Systems, symbols and identity: An exploration of the construction of national identities in Czech schools through educational policies and practices from 1989-2014

McMullan, Kirsten Jean (2020) Systems, symbols and identity: An exploration of the construction of national identities in Czech schools through educational policies and practices from 1989-2014. PhD thesis, University of Glasgow.

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Abstract

This study explores the relationship between established conceptions of Czech national identity and their reproduction in the national education system of the Czech Republic. It has been observed that the collapse of communism led to renegotiation of identities during the transformation period (Grossman, 2002), and in many cases, including in the Czech Republic, this manifested itself in a resurgence of nationalism (Cakl and Wollman, 2005). Education has often been assumed to play an important role in establishing and reproducing affiliation to a nation (Gellner, 1983; Hobsbawm, 1992) but the specific mechanisms involved in the Czech education system are unclear.
To explore how the education system of the Czech Republic navigated the process of political and economic transformation, and to investigate the impact that changes in education had on the image of the nation presented in schools, this study analyses a range of empirical data using a grounded theory approach (Charmaz, 1983). The data sources were: key policy documents; a series of textbooks for history and citizenship education; and interviews with teachers and students who had been involved in the Czech education system since 1989. It focuses on the latter years of compulsory education (grades 6-9, when pupils are aged between approximately 11 and 15 years of age).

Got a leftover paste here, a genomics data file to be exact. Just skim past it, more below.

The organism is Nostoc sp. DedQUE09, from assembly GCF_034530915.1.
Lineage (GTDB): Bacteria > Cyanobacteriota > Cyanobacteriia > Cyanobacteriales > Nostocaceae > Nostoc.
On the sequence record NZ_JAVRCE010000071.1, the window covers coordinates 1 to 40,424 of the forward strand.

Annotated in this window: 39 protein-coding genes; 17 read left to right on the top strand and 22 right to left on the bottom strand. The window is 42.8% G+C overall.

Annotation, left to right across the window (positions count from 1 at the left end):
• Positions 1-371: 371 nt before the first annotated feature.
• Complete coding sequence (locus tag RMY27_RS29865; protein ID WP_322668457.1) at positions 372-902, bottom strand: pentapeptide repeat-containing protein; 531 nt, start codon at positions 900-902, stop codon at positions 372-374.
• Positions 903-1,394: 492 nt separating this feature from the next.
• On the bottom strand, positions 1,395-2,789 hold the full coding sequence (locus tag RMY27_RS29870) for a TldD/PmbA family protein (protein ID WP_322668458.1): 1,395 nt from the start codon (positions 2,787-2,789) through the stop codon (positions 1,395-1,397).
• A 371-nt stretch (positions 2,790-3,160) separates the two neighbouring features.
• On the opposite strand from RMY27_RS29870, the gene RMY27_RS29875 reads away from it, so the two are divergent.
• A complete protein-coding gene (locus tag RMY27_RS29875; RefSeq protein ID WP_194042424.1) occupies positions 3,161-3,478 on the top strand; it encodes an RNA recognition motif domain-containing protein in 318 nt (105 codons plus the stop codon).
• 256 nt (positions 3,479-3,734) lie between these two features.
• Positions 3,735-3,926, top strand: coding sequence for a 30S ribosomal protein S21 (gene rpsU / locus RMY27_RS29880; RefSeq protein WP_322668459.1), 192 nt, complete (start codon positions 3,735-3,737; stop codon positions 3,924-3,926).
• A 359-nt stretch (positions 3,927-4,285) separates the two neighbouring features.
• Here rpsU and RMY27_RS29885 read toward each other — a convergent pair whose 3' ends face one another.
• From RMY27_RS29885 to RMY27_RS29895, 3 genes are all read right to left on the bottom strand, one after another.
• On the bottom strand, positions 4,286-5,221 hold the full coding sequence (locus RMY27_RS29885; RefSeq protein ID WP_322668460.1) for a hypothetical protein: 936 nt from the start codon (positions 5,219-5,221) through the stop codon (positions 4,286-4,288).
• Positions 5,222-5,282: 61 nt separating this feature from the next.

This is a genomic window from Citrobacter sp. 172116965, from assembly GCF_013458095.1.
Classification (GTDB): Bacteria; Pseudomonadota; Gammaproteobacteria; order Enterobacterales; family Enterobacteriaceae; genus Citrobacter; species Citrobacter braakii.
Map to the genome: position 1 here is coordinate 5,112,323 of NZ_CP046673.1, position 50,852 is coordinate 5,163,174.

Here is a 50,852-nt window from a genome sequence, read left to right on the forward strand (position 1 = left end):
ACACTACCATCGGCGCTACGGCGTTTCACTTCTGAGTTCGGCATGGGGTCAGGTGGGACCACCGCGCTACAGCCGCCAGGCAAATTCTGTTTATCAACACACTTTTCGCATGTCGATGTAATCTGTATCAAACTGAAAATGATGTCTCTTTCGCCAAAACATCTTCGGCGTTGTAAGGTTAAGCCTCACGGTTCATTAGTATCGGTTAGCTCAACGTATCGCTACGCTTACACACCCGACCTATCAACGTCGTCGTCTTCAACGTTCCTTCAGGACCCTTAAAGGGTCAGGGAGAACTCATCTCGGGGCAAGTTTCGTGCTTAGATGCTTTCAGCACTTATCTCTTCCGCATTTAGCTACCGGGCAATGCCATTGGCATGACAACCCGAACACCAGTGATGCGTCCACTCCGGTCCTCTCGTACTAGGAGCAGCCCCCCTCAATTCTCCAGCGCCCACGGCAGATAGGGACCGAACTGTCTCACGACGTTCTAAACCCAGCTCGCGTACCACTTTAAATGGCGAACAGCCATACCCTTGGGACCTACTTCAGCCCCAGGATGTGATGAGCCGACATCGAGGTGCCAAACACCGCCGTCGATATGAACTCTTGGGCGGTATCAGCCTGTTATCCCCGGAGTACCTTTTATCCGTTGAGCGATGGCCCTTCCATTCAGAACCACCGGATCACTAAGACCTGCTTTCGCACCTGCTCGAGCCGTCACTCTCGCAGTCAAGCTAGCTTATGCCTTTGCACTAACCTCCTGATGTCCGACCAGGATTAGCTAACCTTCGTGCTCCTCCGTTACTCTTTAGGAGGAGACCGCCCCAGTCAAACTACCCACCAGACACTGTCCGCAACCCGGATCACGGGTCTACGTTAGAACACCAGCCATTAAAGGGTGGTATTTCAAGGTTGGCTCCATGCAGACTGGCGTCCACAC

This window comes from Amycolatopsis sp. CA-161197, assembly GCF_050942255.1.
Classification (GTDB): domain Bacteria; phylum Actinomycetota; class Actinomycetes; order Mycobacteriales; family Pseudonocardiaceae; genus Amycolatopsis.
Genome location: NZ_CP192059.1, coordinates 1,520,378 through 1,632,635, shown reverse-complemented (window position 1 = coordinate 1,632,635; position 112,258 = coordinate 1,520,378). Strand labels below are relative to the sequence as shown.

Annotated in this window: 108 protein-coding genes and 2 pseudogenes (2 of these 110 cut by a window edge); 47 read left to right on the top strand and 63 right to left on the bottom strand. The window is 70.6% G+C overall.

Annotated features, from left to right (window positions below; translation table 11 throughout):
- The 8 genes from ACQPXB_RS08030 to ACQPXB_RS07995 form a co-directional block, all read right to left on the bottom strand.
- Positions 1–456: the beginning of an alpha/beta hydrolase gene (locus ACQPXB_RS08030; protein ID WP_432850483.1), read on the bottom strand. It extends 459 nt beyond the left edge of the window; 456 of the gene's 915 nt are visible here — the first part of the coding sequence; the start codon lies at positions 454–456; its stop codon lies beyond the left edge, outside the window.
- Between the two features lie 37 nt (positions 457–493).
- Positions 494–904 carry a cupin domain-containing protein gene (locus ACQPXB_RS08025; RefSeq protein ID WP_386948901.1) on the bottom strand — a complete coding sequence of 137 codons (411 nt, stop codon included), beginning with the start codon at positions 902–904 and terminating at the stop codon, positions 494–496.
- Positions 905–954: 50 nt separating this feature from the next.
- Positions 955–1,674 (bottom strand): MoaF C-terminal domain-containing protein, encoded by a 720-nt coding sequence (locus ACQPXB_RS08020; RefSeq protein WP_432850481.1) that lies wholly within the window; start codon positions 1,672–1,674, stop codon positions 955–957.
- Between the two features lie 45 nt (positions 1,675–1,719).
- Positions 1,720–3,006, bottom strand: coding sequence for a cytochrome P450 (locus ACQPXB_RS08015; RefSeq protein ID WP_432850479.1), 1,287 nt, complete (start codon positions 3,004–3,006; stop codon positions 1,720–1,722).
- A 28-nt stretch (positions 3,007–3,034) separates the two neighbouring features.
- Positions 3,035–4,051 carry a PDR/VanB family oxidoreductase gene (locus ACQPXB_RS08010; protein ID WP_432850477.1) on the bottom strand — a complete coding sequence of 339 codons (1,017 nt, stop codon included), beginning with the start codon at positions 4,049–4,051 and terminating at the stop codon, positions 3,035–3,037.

The findings of the study show how assumptions made about Czech national identity subtly affected the formulation and delivery of education policy after 1989. They show how, despite the introduction of policies in 2004 to make education more inclusive, attitudinal barriers based on an exclusive, ethnic concept of the nation made effective implementation of these policies difficult, allowing structural inequalities that had become embedded in the system under communism, particularly regarding the education of Roma pupils, to remain in place. It also demonstrates how efforts to re-orientate the nation towards Western Europe create an image of the Czech nation that is based on ethnicity and shared history, and whilst affiliated towards Western Europe, remains exclusionary towards other ethnic groups. In the conclusions, some implications for the production of pedagogical materials, teacher training, and promoting inclusion in Czech schools are considered.

Item Type: Thesis (PhD)
Qualification Level: Doctoral
Keywords: Czech Republic, Czechia, Education, Schools, National Identity, Post-communism.
Subjects: L Education > LB Theory and practice of education
P Language and Literature > PG Slavic, Baltic, Albanian languages and literature
Colleges/Schools: College of Arts > School of Modern Languages and Cultures > Comparative Literature
Funder's Name: PhD Scholarship in Czech Studies, University of Glasgow
Supervisor's Name: Čulík, Doctor Jan and Odena, Doctor Oscar
Date of Award: 2020
Depositing User: Ms Kirsten Jean McMullan
Unique ID: glathesis:2020-81934
Copyright: Copyright of this thesis is held by the author.
Date Deposited: 21 Jan 2021 12:33
Last Modified: 27 Jan 2021 18:08
Thesis DOI: 10.5525/gla.thesis.81934
URI: http://theses.gla.ac.uk/id/eprint/81934

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